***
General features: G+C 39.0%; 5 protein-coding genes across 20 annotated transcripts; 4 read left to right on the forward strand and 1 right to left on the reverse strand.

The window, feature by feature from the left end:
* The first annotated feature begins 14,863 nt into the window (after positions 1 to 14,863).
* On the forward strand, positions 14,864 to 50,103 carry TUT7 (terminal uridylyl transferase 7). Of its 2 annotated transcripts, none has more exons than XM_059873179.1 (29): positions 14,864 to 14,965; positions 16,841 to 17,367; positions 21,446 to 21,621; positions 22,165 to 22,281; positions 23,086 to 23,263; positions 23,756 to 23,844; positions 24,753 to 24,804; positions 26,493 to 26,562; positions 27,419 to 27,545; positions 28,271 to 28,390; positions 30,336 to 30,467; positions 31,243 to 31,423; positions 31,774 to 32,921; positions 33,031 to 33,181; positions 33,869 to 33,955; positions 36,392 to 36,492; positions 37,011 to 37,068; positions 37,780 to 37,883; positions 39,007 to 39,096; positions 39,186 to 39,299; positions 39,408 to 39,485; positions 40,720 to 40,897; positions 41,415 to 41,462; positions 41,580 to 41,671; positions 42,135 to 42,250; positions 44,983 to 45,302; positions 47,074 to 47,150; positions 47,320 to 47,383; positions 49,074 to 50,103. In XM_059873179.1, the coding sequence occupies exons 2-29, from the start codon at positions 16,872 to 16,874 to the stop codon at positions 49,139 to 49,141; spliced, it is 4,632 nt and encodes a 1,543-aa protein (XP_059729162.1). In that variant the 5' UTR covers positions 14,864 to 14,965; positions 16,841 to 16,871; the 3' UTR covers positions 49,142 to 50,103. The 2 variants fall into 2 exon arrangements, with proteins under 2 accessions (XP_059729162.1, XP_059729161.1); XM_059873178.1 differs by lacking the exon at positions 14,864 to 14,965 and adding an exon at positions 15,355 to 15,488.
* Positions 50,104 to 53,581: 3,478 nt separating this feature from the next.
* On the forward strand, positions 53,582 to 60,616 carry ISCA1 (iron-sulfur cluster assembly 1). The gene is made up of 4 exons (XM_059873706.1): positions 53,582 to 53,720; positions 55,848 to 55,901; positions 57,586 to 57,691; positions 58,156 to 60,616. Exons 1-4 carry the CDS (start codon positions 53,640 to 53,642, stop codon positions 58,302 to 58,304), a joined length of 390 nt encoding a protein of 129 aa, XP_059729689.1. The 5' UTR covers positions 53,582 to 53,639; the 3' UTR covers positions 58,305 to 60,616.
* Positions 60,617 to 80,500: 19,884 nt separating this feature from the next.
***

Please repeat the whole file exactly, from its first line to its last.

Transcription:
General features: G+C 39.0%; 5 protein-coding genes across 20 annotated transcripts; 4 read left to right on the forward strand and 1 right to left on the reverse strand.

The window, feature by feature from the left end:
* The first annotated feature begins 14,863 nt into the window (after positions 1 to 14,863).
* On the forward strand, positions 14,864 to 50,103 carry TUT7 (terminal uridylyl transferase 7). Of its 2 annotated transcripts, none has more exons than XM_059873179.1 (29): positions 14,864 to 14,965; positions 16,841 to 17,367; positions 21,446 to 21,621; positions 22,165 to 22,281; positions 23,086 to 23,263; positions 23,756 to 23,844; positions 24,753 to 24,804; positions 26,493 to 26,562; positions 27,419 to 27,545; positions 28,271 to 28,390; positions 30,336 to 30,467; positions 31,243 to 31,423; positions 31,774 to 32,921; positions 33,031 to 33,181; positions 33,869 to 33,955; positions 36,392 to 36,492; positions 37,011 to 37,068; positions 37,780 to 37,883; positions 39,007 to 39,096; positions 39,186 to 39,299; positions 39,408 to 39,485; positions 40,720 to 40,897; positions 41,415 to 41,462; positions 41,580 to 41,671; positions 42,135 to 42,250; positions 44,983 to 45,302; positions 47,074 to 47,150; positions 47,320 to 47,383; positions 49,074 to 50,103. In XM_059873179.1, the coding sequence occupies exons 2-29, from the start codon at positions 16,872 to 16,874 to the stop codon at positions 49,139 to 49,141; spliced, it is 4,632 nt and encodes a 1,543-aa protein (XP_059729162.1). In that variant the 5' UTR covers positions 14,864 to 14,965; positions 16,841 to 16,871; the 3' UTR covers positions 49,142 to 50,103. The 2 variants fall into 2 exon arrangements, with proteins under 2 accessions (XP_059729162.1, XP_059729161.1); XM_059873178.1 differs by lacking the exon at positions 14,864 to 14,965 and adding an exon at positions 15,355 to 15,488.
* Positions 50,104 to 53,581: 3,478 nt separating this feature from the next.
* On the forward strand, positions 53,582 to 60,616 carry ISCA1 (iron-sulfur cluster assembly 1). The gene is made up of 4 exons (XM_059873706.1): positions 53,582 to 53,720; positions 55,848 to 55,901; positions 57,586 to 57,691; positions 58,156 to 60,616. Exons 1-4 carry the CDS (start codon positions 53,640 to 53,642, stop codon positions 58,302 to 58,304), a joined length of 390 nt encoding a protein of 129 aa, XP_059729689.1. The 5' UTR covers positions 53,582 to 53,639; the 3' UTR covers positions 58,305 to 60,616.
* Positions 60,617 to 80,500: 19,884 nt separating this feature from the next.